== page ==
Feeling classy? We’ve got quite the episode in store for you today. First, we’re switching things up by placing our topic—a multi-pronged preamble for today’s album—before the analysis instead of after. As a grand introduction to Chambers by Chilly Gonzales, we properly thank Doug Ferguson of the Music A to Z Podcast for recommending it, we talk a bit about their podcast, a bit about Chilly himself, and for our topic we address our own experiences with classical music over the years and reflect on the nasty habit of classical “avoidance”. At last, once we’re all warmed up, starting approx. 20 mins. in we begin to tackle Chambers, an album of twelve bite-sized neo-Romantic works featuring Chilly at the piano accompanied by Hamberg’s Kaiser Quartett. So sit back, dive in, check out the Music A to Z Podcast (as well as Doug’s last request), and indulge in the vast multiverse that is music and those who love discussing it.
Grab your passport. Today we’re taking a trip through the island of Ushant — that is, Eusa (in Breton) — the inspiration for EUSA, the latest album by Ushant resident and French composer Yann Tiersen. As Crash Chords has never before had the opportunity to sit with a pure piano work, EUSA keeps us on our toes as we discuss Yann Tiersen’s trademark style and the album’s mysterious sequence of introductory “paths”. We chat about imagery, minimalism, what is and isn’t certainty/reality, and then let our hair down with a topic on good ol’ fashioned boredom in a media-rich culture.
Today Matt welcomes composer Joseph Bertolozzi. With a penchant for exploring unorthodox tools, timbres, and sound environments, Joe’s sonic ambitions are taking him to new heights and to new nations. Many may know Joseph for his previous album, Bridge Music, released in 2009 and composed using elements of percussion produced only by New York’s Mid-Hudson Bridge. To build on this project, Joseph’s newest album, Tower Music (or Musique de la Tour) will be composed using percussion sounds made only using the Eiffel Tower. It will be released by Innova Recordings — the label of the American Composers Forum — on April 29th, 2016. Hear Joseph chat about what it takes to record such large-scale projects and the challenges he must face when trying to promote and share them. Also hear him chat about his upbringing, his influences, his writing process, and what it’s like to compose music both with standard instrumentation and to use sounds from structures. Enjoy!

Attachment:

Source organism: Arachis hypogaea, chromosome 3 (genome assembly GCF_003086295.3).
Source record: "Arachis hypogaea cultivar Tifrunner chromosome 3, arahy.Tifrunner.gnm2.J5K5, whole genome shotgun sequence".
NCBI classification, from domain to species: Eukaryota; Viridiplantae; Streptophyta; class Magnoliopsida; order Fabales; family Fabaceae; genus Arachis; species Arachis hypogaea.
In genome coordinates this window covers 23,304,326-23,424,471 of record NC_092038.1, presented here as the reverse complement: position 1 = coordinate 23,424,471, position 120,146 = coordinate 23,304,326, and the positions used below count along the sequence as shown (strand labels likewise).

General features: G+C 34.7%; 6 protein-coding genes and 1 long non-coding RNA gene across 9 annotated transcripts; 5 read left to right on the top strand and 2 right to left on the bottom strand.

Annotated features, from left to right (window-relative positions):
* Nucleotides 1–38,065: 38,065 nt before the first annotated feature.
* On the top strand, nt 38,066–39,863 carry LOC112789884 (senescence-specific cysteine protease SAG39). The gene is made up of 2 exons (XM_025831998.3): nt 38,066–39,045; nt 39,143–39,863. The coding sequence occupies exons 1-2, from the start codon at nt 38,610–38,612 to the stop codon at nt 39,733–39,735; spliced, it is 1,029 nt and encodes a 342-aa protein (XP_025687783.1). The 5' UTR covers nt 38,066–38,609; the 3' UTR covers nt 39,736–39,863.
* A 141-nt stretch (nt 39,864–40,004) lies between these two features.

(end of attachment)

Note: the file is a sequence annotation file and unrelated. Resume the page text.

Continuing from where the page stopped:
Come witness what many would call the junction point of two repelling magnets (Hip-Hop and Classical) with the newest album by Black Violin, called Stereotypes. Its core members (violinist Kev Marcus and violist Wil B) might argue this point however, as they approach their unique brand of genre fusion as a marriage made in… Florida. Give the album a listen (the duo’s first LP under the Universal Classics label) and then come give us a listen! Or, skip to 1:31:26 for a roundtable discussion on whether Hip-Hip can claim the title of “most versatile.” We’ve got our opinions, let’s hear yours!
This week we wrestle with the latest project by Ben Folds, this time a solo work (as a follow-up to our much earlier review of the same artist, then with the re-formed Ben Folds Five). In his latest album, So There, the famed pianist is working in two new arenas: the chamber ensemble and the orchestra. Join us in an analysis of the first eight tracks, where he supplements his pop stylings with the incredible talents of yMusic—a New York-based ensemble known for their intensive composer collaborations—and then for the final three tracks, each one a movement from Ben Folds’ much-awaited piano concerto (recorded with the Nashville Symphony Orchestra). Afterwards, stick around for a recap of the vinyl resurgence, as discussed in CC: Autographs Ep. #28…. but this time with Jon!
And then the orchestra met the synthesizer… and it was good. Today we feature a special fan-chosen album for our weekly analysis, courtesy of Heather S. (@wildflowerfever). The album is called In Conflict, by the composer, vocalist, and multi-instrumentalist, Owen Pallett. Then we take some time to discuss the particulars of an upper echelon rating system. Why are things harder to rate the closer they come to true exceptionalism?
Time for one of our favorite things: another cosmic ballet between traditional composition and pop songwriting. This week we find it in the band Arc Iris, fronted by the highly animated vocalist, Jocie Adams (formerly of the Low Anthem). With the help of her poetic flair, their self-titled debut packs a wallop. Let’s hope we do it justice. Also stick around for an interesting discussion on musical identity and personality, and whether they’re at all linked with staying power.
You might know him from System of a Down. Or perhaps you know him from his solo work. Well now we’re all privileged to know him as… a classical composer? Yup. Serj Tankian wrote a symphony. It’s his first symphony, titled Orca, and you can bet we’re reviewing it! Then afterwards, be sure to catch our little discussion on the cross-pollination of various aesthetics. Can music directly influence our other tastes, like literature, art, décor, or even food?